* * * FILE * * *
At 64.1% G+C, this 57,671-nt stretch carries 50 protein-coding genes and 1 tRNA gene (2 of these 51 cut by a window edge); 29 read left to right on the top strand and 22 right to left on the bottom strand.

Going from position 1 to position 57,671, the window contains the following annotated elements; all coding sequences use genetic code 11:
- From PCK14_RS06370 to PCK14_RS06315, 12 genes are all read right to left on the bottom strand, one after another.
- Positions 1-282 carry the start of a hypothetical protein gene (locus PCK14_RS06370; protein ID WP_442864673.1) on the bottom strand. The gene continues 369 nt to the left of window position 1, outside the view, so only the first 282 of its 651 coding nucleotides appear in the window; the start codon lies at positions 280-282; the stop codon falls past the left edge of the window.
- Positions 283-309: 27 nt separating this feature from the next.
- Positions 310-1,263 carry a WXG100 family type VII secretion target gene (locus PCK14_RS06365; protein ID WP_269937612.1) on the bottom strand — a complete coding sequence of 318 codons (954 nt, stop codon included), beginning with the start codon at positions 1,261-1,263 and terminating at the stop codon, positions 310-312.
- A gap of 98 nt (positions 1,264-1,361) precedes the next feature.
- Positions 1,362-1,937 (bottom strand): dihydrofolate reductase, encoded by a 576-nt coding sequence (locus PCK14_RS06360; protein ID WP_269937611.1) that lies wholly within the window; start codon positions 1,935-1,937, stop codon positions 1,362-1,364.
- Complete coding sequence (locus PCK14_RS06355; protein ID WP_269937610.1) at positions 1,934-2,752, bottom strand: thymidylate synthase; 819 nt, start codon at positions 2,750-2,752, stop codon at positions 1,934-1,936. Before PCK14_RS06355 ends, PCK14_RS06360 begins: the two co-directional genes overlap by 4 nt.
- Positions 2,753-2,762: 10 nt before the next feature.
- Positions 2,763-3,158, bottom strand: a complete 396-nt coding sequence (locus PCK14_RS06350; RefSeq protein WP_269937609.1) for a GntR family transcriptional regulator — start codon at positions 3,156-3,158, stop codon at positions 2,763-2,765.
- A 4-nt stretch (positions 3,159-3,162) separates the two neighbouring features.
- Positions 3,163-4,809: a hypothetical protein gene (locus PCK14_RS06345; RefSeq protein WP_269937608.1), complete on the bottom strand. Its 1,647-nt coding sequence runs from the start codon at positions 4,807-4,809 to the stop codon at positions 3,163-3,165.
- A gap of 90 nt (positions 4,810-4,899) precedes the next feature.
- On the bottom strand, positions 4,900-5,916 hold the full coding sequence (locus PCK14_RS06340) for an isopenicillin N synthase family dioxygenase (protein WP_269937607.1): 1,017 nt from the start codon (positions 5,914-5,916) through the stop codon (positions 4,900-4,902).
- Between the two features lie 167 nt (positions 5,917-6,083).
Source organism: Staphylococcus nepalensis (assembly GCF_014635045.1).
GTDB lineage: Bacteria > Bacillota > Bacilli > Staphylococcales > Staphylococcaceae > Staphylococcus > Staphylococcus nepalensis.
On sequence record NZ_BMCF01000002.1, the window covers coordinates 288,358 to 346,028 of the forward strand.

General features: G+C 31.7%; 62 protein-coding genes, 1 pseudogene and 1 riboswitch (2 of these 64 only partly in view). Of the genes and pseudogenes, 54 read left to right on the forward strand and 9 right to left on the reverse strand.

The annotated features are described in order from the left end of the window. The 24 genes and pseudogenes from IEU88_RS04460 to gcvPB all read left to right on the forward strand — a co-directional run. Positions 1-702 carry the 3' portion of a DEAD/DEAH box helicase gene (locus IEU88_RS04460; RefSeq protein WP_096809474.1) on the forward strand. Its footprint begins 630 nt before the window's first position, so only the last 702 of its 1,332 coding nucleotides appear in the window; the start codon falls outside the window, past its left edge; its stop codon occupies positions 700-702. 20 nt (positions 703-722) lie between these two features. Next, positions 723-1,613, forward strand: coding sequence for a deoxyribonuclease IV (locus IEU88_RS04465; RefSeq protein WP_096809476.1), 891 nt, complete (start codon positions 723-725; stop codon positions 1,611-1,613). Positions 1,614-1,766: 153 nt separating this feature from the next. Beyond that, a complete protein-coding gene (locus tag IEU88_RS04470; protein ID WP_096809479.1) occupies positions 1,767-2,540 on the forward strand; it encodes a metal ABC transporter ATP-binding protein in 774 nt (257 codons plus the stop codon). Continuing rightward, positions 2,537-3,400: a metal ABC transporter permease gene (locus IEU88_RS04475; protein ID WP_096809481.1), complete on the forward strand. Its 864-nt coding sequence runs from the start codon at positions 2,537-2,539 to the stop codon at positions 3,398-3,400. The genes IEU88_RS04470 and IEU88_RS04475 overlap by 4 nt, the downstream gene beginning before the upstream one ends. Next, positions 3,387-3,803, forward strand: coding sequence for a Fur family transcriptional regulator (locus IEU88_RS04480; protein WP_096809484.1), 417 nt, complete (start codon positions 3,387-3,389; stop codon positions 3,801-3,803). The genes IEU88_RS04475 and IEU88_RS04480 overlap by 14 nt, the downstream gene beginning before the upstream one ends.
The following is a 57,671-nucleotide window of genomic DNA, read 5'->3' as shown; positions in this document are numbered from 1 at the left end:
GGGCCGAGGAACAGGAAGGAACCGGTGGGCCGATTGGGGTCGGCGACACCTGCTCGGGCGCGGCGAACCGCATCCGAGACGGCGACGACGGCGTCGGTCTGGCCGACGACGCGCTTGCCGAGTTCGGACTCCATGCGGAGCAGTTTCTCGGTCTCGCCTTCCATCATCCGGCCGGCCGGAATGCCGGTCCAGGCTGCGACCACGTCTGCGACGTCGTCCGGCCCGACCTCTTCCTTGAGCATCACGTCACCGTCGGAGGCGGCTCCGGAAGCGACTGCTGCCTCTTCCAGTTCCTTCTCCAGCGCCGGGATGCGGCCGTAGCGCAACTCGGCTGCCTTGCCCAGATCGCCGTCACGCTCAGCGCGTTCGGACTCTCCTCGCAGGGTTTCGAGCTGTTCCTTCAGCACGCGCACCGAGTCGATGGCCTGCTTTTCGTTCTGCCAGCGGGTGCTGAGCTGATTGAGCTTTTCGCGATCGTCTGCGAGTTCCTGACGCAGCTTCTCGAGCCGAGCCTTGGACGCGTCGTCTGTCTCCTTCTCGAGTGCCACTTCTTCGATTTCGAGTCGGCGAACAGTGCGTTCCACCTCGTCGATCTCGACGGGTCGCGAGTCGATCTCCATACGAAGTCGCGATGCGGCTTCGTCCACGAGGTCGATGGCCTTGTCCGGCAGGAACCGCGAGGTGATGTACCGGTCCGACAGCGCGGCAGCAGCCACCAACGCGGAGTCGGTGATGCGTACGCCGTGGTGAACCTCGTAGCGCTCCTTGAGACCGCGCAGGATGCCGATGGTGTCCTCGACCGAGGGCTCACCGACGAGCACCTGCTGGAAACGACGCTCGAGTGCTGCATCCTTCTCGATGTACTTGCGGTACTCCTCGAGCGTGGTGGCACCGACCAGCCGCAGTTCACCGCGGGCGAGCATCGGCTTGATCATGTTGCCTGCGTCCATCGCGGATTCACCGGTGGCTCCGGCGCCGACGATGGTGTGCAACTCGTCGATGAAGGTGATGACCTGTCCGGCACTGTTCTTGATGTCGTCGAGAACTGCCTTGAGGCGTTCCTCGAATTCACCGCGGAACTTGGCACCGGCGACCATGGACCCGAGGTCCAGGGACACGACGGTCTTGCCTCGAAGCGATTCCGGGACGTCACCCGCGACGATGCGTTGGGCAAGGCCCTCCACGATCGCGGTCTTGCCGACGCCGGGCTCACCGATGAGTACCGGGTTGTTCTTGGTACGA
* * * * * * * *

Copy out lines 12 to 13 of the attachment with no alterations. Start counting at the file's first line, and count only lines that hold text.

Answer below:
- A 4-nt stretch (positions 3,159-3,162) separates the two neighbouring features.
- Positions 3,163-4,809: a hypothetical protein gene (locus PCK14_RS06345; RefSeq protein WP_269937608.1), complete on the bottom strand. Its 1,647-nt coding sequence runs from the start codon at positions 4,807-4,809 to the stop codon at positions 3,163-3,165.